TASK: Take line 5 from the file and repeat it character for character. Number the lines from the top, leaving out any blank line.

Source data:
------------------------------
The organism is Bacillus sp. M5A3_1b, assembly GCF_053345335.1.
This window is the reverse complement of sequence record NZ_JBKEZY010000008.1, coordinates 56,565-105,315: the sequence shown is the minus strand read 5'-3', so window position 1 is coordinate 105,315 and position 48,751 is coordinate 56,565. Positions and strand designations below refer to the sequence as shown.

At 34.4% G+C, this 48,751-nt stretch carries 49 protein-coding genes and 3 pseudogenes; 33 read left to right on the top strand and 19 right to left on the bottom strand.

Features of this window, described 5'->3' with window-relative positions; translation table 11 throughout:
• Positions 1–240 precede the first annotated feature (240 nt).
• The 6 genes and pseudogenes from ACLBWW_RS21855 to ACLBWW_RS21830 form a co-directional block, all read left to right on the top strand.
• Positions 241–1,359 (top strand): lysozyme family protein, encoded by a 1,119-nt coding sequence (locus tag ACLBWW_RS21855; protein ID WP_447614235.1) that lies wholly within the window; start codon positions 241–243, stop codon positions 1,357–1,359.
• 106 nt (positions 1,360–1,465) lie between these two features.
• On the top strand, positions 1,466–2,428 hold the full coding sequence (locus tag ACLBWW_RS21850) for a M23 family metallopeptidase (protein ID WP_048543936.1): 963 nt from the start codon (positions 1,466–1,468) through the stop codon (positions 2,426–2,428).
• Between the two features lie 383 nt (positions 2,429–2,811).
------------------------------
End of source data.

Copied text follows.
• Positions 1–240 precede the first annotated feature (240 nt).